Recycling smelly old gym towels

Ok, so an interesting title for a blog post but hear me out.

I work for a large corporate and we have changing rooms in the basement where staff can have a shower and get ready for the working day after cycling or running to work. Sometimes in the hustle and bustle of getting ready for work people forget stuff – Yay! Now this is where the smelly towels come in. At the end of the each week, any towels which are unclaimed are bagged by security up into rubbish bags and put aside for charity.

I enquired with security about what happens with the stinky towels and mentioned that I would like to take them to line dog crates and donate to rescue. They mentioned that at the end of each month they are donated to charity … suffice to say early morning dash to collect three huge rubbish bags of towels for charity before the carpark fills up and then off to park the car in town somewhere that won’t cost more than the towels are worth and I am on my way!

After doing six loads of laundry at the Drummoyne Laundromat which does a bag load for $4.50 I had loads of clean towels ready to be hung out to dry at home. Beautiful soft fluffy towels are folded and ready to go to Monika’s next time I do a Saturday morning run.


How can we reduce kill rates at pounds around Australia?

Over 250,000 cats and dogs are euthanised in animal shelters across Australia ear year due to the fact that no one wants these animals and the pounds just don’t have enough room to house all of the animals that are surrendered.

One NSW Pound is working towards a zero kill rate for rehomable animals by June 2011 and has seen the number of animals euthanised reduce from 60% down to 22% over a 2 year period.

A commonsense measure such as compulsory de-sexing of every animal that leaves the facility is a fabulous initiative as it prevents accidental breeding when a dog “escapes” from his or her owners property.

Further, a de-sexed animal is of no value to a backyard breeder for obvious reasons. “Wyong pound” (Central Coast, NSW) is looking at other programs to re-home animals into the community and is investigating funding pets for therapeutic reasons to assist the elderly and disabled. Many dogs and cats in the pounds are old timers who would be well suited as a companion animal for elderly or less active person.

Why are our pounds overflowing ?

Many animals find themselves in the pound through no fault of their own. Often when an owner’s circumstances change; the first thing to go is the dog or cat.

In addition, if an animal is no longer suitable such as the impulse buy puppy that has now grown into a much bigger dog who needs regular exercise to keep them out stimulated and out of mischief.

Add in the lucrative business of the backyard breeders who advertise through the trading post and cats and dogs essentially become weapons of mass production for commercial gain.

Foxy Daschund X from the poundPet shops also keep freighting in more animals to meet consumer demand, although there are animals on death row at the local pound
through no fault of their own. 

I strongly urge you to check out the local pound when considering buying a dog.  Consider Wyong Council which includes the following for all cats and dogs sold from its facility.

Prices for dogs include microchipping, lifetime registration, desexing, C5 vaccination, heartworm test, health check, 5 dog training sessions and a 14 Day Health Warranty. Prices for cats include microchipping, lifetime registration, desexing, F3 vaccination, health check and 14 Day Health Warranty – information copied from Wyong Council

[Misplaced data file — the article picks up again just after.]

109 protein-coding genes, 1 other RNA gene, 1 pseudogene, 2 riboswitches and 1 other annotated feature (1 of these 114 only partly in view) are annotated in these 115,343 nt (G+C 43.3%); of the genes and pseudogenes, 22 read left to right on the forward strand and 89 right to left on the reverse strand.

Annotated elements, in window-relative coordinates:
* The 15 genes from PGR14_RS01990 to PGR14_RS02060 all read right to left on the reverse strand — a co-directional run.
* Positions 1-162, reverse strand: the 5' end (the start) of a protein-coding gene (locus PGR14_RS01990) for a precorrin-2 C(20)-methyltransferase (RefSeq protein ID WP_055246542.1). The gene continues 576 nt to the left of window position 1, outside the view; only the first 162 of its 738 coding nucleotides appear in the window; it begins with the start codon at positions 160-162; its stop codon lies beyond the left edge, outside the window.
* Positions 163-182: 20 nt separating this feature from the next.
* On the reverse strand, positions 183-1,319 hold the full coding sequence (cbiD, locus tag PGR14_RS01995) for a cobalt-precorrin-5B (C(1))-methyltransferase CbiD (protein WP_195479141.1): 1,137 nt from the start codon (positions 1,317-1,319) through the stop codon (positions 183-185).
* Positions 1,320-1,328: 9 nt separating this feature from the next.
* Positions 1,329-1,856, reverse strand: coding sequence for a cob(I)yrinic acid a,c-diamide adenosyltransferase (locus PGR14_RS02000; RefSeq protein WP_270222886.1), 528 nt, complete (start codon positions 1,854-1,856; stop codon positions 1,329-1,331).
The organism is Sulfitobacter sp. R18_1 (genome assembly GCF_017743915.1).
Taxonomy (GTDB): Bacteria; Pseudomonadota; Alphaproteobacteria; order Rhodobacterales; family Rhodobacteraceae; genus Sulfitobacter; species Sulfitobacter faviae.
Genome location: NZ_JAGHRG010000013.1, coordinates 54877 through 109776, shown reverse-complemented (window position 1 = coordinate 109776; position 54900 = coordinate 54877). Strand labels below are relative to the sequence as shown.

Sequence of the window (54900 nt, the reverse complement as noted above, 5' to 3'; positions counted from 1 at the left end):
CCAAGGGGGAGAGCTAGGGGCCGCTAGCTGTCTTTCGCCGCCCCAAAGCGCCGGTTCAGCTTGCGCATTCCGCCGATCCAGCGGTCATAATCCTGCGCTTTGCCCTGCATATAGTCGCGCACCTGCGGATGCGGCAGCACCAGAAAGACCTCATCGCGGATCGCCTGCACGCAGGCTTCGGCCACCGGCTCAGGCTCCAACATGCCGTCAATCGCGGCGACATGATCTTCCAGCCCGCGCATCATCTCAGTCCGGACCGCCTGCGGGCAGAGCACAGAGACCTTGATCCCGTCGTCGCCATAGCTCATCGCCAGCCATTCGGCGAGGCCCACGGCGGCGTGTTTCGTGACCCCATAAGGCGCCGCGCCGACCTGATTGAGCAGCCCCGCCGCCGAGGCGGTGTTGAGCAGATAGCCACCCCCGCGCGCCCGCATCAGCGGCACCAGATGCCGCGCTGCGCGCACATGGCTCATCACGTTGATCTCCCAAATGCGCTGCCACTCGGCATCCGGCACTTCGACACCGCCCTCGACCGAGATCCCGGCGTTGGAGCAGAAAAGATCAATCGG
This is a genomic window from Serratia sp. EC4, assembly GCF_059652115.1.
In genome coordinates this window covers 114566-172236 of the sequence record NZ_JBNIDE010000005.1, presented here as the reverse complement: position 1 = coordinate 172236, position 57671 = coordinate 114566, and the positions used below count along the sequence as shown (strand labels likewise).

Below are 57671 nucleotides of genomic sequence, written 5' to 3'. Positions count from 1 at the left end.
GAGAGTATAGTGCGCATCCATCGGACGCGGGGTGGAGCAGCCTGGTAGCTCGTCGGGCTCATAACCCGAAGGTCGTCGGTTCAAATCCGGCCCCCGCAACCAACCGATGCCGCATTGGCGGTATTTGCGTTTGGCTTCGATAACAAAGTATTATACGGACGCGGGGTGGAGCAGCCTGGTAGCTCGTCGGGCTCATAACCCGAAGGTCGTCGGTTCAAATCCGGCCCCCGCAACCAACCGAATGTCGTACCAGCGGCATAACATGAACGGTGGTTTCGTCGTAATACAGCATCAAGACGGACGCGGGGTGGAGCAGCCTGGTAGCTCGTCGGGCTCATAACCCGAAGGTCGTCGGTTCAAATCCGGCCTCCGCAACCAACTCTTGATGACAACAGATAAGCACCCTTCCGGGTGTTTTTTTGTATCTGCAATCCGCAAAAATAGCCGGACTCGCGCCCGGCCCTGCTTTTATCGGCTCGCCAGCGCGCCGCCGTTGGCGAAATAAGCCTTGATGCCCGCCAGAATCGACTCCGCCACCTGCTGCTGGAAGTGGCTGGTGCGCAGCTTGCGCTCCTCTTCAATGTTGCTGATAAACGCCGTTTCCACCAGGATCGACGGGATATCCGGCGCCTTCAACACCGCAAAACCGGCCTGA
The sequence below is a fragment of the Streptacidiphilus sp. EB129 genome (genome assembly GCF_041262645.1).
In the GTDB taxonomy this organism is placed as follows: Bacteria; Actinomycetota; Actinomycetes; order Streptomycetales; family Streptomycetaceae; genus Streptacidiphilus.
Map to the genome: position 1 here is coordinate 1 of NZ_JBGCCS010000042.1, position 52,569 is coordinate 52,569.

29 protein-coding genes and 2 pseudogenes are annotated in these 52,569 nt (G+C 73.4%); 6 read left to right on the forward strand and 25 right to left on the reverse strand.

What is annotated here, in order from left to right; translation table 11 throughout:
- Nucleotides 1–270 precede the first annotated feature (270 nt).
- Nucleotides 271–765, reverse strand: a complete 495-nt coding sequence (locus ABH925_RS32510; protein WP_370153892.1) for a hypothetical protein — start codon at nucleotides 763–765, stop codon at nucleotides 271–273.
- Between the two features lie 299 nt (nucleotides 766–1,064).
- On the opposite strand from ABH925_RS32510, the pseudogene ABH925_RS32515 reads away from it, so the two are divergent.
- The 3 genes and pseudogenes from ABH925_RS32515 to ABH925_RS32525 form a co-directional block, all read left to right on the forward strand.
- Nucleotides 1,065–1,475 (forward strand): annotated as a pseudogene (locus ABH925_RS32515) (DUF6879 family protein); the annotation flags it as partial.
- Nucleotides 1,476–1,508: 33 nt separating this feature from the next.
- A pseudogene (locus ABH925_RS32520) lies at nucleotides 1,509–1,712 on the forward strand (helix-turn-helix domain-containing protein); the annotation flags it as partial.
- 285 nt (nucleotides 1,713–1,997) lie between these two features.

Alternatively, if you can’t handle the barking and decision making process of choosing a dog at the pound, then opt for an animal from a rescue organisation such as or as it makes way for another dog to be rescued from the pound.

Introducing Dogelicious

How much is that doggie in the window?  The song in that was penned in 1952 is a favourite for children worldwide, however the reality is that in order to keep up with demand placed on the Pet Shop industry many stores purchase from Puppy Mills. Believe it or not around 30,000 dogs are euthanised each year in NSW pounds alone and there are multiple sources generating thousands of animals each year to keep up with consumer demand!

Puppy Mills fulfill the consumer need for large quantity supply of dogs. These dogs are born specifically for distribution in pet shops.  This coupled with the fact that a pet shop is targeting an impulse buy means that things can go from bad to worse for the animal in question

Backyard breeders work on a much smaller scale and operate through the trading post or local newspapers selling at “discounted” rates compared to pet shops as they let their dogs reproduce again and again.  Furthermore there are no guarantees as to just how big a cute little puppy is going to grow as you have no comeback on what it has been crossed with, so it’s an extreme case of buyer beware.   

Registered breeders on the other hand will give you a background on the animal, as well as a guarantee on how big the animal will grow to as an adult.  Purchasing from a breeder is not without risk as there can be genetic health issues which are just unavoidable and can end up generating costly vet bills.

Often dogs are sold by without a microchip, which makes it impossible to locate the owner when the animal is dumped or found wandering the streets by a council ranger.  For this reason, all impounded dogs are micro chipped on release when owners come to reclaim them.

For the animals that are surrendered or remain unclaimed the pound is not always the end of the road when they are matched up with the rescue organisations located around Sydney. 

The purpose of this blog is to raise awareness that pound and shelter dogs are truly deserving of a kind loving forever home where they are welcomed as part of the family.